The Bobbitt Family In America
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DR. JOHN H. BOBBITT       1845 - 1919      Son of George and Sarah Bobbitt

John H. Bobbitt was a son of George Washington and Sarah (Littlejohn) Bobbitt. He was born on December 25, 1845 near Spartanburg, South Carolina. After living a few years in South Carolina the family returned to Galax, Virginia in 1852 where John lived until he left for Indiana in 1868.

The family was recorded in the 1900 census of Decatur County, Indiana.

John H. Bobbitt                       Dec. 1850 49 South Carolina 

Belle (Barday) Bobbitt             Jul. 1854 45 Indiana 

Thomas M. Bobbitt (brother)   Jan. 185S 45 Virginia 

Stella Bobbitt (Newlin)            Sep. 1874 25 Indiana 

Charlie Bobbitt                        Oct. 1876 23 Indiana 

Leslie Bobbitt                          Sep. 1890        9     Indiana

 

An interesting newspaper account of John H. Bobbitt was written at the time of his death in Greensburg, Indiana.

"John H. Bobbitt was a son of George and Sarah Bobbitt and was born near Spartanburg, S. C. on the 25th day of December, 1845. He lived a few years at the place of his birth and then removed with his parents to Grayson County, Virginia, where he grew to manhood, receiving such education as the common schools afforded and he also received a high school education.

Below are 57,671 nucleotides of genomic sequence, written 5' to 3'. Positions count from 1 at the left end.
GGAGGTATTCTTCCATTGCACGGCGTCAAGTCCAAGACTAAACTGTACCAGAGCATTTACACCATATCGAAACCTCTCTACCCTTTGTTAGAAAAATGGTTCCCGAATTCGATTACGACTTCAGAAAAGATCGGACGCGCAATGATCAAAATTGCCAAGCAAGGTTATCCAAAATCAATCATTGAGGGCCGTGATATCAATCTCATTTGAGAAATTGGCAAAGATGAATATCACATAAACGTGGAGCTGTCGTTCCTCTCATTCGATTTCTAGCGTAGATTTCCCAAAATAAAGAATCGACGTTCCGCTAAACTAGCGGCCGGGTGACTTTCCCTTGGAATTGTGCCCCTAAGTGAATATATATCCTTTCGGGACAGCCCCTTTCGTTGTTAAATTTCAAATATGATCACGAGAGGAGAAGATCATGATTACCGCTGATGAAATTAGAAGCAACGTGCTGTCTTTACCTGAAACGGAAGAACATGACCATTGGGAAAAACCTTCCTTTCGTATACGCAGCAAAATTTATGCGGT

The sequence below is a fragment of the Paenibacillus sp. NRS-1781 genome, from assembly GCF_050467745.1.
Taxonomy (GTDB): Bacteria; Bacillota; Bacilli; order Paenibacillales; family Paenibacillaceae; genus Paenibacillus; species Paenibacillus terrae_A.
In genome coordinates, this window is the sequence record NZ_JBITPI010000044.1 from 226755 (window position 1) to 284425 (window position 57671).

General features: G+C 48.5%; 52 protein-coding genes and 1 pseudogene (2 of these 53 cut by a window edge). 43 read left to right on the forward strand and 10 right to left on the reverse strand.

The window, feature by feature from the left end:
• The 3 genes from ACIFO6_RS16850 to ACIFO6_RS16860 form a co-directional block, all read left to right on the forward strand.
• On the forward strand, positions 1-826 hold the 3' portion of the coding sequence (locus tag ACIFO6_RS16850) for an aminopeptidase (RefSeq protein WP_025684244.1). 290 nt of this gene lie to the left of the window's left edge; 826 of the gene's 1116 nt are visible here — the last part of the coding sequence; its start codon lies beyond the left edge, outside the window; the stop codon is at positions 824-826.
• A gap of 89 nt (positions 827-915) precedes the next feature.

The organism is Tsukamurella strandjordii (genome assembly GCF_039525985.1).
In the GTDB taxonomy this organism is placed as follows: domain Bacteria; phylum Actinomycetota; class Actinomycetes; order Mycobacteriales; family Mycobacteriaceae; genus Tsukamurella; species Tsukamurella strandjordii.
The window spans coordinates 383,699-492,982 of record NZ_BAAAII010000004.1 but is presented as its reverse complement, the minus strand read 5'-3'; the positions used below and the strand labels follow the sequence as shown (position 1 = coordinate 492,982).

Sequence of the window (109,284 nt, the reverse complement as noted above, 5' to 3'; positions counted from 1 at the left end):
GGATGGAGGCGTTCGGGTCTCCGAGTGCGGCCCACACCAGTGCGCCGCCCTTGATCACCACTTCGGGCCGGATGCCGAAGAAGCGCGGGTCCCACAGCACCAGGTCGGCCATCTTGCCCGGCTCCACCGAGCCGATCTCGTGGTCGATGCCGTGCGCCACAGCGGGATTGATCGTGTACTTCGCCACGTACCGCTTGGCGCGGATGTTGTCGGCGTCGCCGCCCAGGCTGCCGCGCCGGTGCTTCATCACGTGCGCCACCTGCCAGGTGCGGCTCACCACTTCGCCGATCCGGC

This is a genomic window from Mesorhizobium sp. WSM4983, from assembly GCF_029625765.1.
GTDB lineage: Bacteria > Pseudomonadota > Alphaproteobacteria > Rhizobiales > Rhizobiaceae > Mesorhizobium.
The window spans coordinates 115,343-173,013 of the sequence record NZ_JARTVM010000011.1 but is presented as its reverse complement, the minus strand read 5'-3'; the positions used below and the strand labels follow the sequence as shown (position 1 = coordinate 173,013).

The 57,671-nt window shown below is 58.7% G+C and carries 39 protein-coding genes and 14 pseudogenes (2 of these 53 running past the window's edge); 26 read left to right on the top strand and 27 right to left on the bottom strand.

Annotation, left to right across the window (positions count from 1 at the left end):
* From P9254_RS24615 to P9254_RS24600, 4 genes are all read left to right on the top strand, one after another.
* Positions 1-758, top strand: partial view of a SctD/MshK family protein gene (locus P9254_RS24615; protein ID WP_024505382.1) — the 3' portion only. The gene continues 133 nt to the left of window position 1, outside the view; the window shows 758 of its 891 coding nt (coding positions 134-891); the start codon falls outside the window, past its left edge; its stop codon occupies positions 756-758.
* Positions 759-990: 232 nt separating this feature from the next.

"In the summer of 1863 he answered the call to arms and became a soldier in the Confederate Army. (He served as a private in Company G, 22nd Virginia Cavalry.) He participated in several battles and skirmishes, among which was the battle of Monocacy, at which General Lew Wallace was the commander of the Union forces.

"In the last days of the war he was with the army of General Lee attached to a cavalry regiment and was one of those who laid down their arms at Appomattox. Returning home at the close of the war, he found that his father's stock had been taken the fall before for the use of the Confederate Army, the only animals left being a cow and a few hogs.

"With the aid of two colored boys, Alex and Pete, he hitched his cavalry horse and the cow together and raised a crop and started to recoup the impaired fortunes of the family. During all these years of separation he has kept in communication with the two colored men and only last week, after he had become delirious, a newspaper came from Alex with certain humorous passages marked.


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